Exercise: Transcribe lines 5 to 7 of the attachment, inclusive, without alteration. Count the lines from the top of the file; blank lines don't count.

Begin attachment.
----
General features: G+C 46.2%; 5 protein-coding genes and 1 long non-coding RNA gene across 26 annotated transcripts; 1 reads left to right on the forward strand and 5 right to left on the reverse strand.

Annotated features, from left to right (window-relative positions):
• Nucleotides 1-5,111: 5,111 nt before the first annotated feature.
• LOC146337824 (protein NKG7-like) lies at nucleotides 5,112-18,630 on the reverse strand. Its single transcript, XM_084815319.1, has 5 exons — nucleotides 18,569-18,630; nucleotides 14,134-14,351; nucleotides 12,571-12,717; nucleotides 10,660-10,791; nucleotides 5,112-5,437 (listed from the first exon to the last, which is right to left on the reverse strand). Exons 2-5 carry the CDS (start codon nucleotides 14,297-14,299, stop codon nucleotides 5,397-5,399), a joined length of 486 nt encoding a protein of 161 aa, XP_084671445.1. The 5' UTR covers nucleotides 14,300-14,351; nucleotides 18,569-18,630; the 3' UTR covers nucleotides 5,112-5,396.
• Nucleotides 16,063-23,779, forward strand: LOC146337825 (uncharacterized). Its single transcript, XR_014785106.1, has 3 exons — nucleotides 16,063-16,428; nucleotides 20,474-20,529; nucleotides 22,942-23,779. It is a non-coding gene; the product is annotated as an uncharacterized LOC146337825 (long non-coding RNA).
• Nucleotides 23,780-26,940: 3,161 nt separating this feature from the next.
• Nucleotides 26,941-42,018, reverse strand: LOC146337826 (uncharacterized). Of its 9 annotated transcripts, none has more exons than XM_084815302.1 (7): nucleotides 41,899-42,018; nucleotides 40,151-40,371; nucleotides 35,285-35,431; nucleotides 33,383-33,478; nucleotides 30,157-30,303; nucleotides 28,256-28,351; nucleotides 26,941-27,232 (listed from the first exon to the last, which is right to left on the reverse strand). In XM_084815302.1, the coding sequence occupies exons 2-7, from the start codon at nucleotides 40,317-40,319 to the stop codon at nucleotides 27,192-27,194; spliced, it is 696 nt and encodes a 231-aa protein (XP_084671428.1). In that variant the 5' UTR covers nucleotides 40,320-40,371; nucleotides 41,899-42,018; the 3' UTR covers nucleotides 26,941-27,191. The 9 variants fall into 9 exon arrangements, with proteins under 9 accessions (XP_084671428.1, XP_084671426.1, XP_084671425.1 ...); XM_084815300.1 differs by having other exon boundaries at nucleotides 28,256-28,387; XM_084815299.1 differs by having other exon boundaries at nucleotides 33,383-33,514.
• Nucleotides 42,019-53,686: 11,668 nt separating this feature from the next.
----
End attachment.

• Nucleotides 16,063-23,779, forward strand: LOC146337825 (uncharacterized). Its single transcript, XR_014785106.1, has 3 exons — nucleotides 16,063-16,428; nucleotides 20,474-20,529; nucleotides 22,942-23,779. It is a non-coding gene; the product is annotated as an uncharacterized LOC146337825 (long non-coding RNA).
• Nucleotides 23,780-26,940: 3,161 nt separating this feature from the next.
• Nucleotides 26,941-42,018, reverse strand: LOC146337826 (uncharacterized). Of its 9 annotated transcripts, none has more exons than XM_084815302.1 (7): nucleotides 41,899-42,018; nucleotides 40,151-40,371; nucleotides 35,285-35,431; nucleotides 33,383-33,478; nucleotides 30,157-30,303; nucleotides 28,256-28,351; nucleotides 26,941-27,232 (listed from the first exon to the last, which is right to left on the reverse strand). In XM_084815302.1, the coding sequence occupies exons 2-7, from the start codon at nucleotides 40,317-40,319 to the stop codon at nucleotides 27,192-27,194; spliced, it is 696 nt and encodes a 231-aa protein (XP_084671428.1). In that variant the 5' UTR covers nucleotides 40,320-40,371; nucleotides 41,899-42,018; the 3' UTR covers nucleotides 26,941-27,191. The 9 variants fall into 9 exon arrangements, with proteins under 9 accessions (XP_084671428.1, XP_084671426.1, XP_084671425.1 ...); XM_084815300.1 differs by having other exon boundaries at nucleotides 28,256-28,387; XM_084815299.1 differs by having other exon boundaries at nucleotides 33,383-33,514.